Mike Nelson gets an earful at open house

Edmonds housing plan comes under fire
By Brian Soergel | Oct 04, 2018

Edmonds City Councilmember Mike Nelson recently announced several open houses to gauge the public’s opinion of the City’s housing strategy, intended to identify how Edmonds can help increase the supply of affordable housing and meet diverse housing needs.

During the first of those meetings, held Monday at the Meadowdale Community Club in Edmonds, Nelson certainly got an earful.

It turns out the draft strategy’s 32 pages devote one-and-a-half pages to homelessness, including the temporary kind. But for the majority of the roughly 50 citizens in attendance, homelessness was issue No. 1.

Citizen after citizen spoke out – frequently with anger – about what they perceived was the City’s catering to the homeless and what that could bring, namely crime, public urination, and drug and sex trafficking from many unwilling to help better themselves.

“I don’t want Edmonds to be in the homeless business,” one attendee said, to clapping.

“Once you start the process, you can’t reverse it,” said another, to even more vigorous applause.

Although Nelson reminded the audience that the housing strategy includes many elements – accessory dwelling units, supporting the needs of an aging population and the middle class, constructing more apartments, and increasing the supply of income-restricted affordable housing – a majority of attendees steered the conversation back to the homeless.

This in spite of the fact that the issue of homelessness is not dealt with at length in the housing strategy, as its main focus is on more general housing options.

In addition, the City has hired a contractor for a detailed study into the needs of the homeless population in Edmonds, with the goal of nailing down options for addressing those needs.

The results of that study, which could be completed this fall, will inform any future actions by the City.

“The purpose of this town hall was to have folks share their thoughts about the mayor's housing strategy, to listen to them, and for our citizens to walk away knowing their voice in this process matters,” Nelson said on Tuesday.

“The most significant concerns expressed were about homelessness and more crime occurring if low-barrier housing is allowed in Edmonds. Other discussions included housing density, the lack of parking for new housing developments, and wanting to know who is paying the true costs for multifamily tax exemption developments.

"There were also frustrations expressed about not wanting our property taxes to pay for affordable housing, and many attendees asked for the housing strategy to be put for a public vote.”

The seven-member City Council will vote on the housing plan after receiving input from Mayor Dave Earling.

Some in the audience complained that information on the plan hasn’t been adequately disseminated to the public.

In fact, there have been two open houses, time for public comment at City Council meetings, and numerous stories in the Beacon and other news and social media outlets.

The mayor and city staff have also written columns on the plan.

Housing plan required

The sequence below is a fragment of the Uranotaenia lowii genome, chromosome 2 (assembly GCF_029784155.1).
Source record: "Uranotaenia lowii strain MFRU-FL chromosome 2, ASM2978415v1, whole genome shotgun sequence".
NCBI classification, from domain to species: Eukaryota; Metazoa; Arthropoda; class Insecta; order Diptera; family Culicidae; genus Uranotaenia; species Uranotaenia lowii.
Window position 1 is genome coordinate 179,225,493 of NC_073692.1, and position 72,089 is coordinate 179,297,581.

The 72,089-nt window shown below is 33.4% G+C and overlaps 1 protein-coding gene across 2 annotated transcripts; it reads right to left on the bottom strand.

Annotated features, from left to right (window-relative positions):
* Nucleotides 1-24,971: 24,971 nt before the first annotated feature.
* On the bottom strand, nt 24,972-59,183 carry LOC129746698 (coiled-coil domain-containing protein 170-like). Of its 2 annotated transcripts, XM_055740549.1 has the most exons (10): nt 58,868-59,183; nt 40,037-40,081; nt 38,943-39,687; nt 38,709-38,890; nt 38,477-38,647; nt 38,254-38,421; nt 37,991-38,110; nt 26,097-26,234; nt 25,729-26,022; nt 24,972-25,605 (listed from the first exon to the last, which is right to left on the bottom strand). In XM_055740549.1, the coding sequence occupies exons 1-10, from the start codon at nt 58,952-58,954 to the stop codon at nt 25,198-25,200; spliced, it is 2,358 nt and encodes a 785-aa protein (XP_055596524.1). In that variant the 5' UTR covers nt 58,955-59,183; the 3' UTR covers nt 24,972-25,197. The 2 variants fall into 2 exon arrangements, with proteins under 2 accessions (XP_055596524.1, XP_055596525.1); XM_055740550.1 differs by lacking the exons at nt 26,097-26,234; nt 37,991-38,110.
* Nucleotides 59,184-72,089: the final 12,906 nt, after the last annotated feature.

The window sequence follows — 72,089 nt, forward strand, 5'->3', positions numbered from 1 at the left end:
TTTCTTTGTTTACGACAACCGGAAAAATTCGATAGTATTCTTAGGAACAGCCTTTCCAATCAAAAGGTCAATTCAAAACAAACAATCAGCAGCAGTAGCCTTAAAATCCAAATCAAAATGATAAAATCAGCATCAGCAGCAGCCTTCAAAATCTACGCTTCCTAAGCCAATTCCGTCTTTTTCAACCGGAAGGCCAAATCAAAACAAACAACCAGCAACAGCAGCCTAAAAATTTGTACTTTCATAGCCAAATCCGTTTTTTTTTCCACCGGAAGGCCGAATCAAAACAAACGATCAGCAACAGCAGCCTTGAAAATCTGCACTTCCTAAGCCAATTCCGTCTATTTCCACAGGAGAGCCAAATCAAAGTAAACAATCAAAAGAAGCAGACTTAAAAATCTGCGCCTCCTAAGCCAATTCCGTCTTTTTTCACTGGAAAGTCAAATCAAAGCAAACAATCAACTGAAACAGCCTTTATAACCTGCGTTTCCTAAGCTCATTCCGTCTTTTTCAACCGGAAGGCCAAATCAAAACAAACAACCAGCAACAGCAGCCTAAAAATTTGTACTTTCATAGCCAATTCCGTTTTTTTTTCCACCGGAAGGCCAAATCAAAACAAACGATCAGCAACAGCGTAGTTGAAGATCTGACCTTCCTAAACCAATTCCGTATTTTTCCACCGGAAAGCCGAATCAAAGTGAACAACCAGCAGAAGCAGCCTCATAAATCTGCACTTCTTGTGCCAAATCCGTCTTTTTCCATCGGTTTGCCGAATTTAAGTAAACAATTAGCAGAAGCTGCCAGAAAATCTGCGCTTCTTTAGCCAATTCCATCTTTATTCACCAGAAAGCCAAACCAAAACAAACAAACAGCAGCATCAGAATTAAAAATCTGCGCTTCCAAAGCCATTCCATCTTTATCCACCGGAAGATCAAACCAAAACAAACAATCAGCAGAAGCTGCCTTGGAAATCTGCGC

The Washington Growth Management Act requires periodic updates of the City’s Comprehensive Plan, which considers how Edmonds is planning for expected growth. Even though, as Nelson said, the city is about “96 percent built out,” estimates call for 5,500 more people by 2035.

The City is updating that plan now. It includes the housing strategy.

In 2017, Earling appointed a Housing Strategy Task Force comprised of nine local housing developers, policy experts, and civic leaders representing the public, nonprofit, and for-profit areas.

Since then, the City has set aside $250,000 that funded the current study to assist with homeless needs; joined the Alliance for Housing Affordability, a multi-jurisdiction organization looking to contribute funds toward selected affordable housing projects; and adopted a plan and regulations that allow more housing in the Westgate and State Route 99 areas.

Still, many at Monday’s meeting frequently returned to what they felt were the plan’s focus on providing aid to the homeless and those with low incomes, which they felt would lead to deteriorating conditions in the city.

One referred to Edmonds Lutheran Church’s Blokable housing on it grounds, which will be managed by Compass Housing. Some units will be free; others will be priced according to income. A social worker will be on the premises.

Some thought that this type of housing would lead to comparisons to Seattle.

“The draft strategy is specific to Edmonds and the challenges faced in our community,” Earling wrote in a column for the Beacon. “It is not modeled on a particular approach taken by another jurisdiction, such as Seattle; our problems are different and demand Edmonds-specific solutions.”

It is important to remember the challenges faced by people seeking housing in Edmonds, Earling added.

The cost of housing in our region has so outstripped any increases in wages that many working people and families can’t afford to live in Edmonds.

“The primary focus of the draft housing strategy,” he said, “is on housing for people who are working or retired.”

The second of Councilmember Mike Nelson’s town halls on the City’s housing strategy is 7 p.m. Monday, Oct. 15, at the Edmonds Senior Center, 220 Railroad Ave, Edmonds. Nelson said he will try to explore other parts of the strategy, but also will give participants the freedom to choose what they want to talk about.

 

 

 

 

 

 

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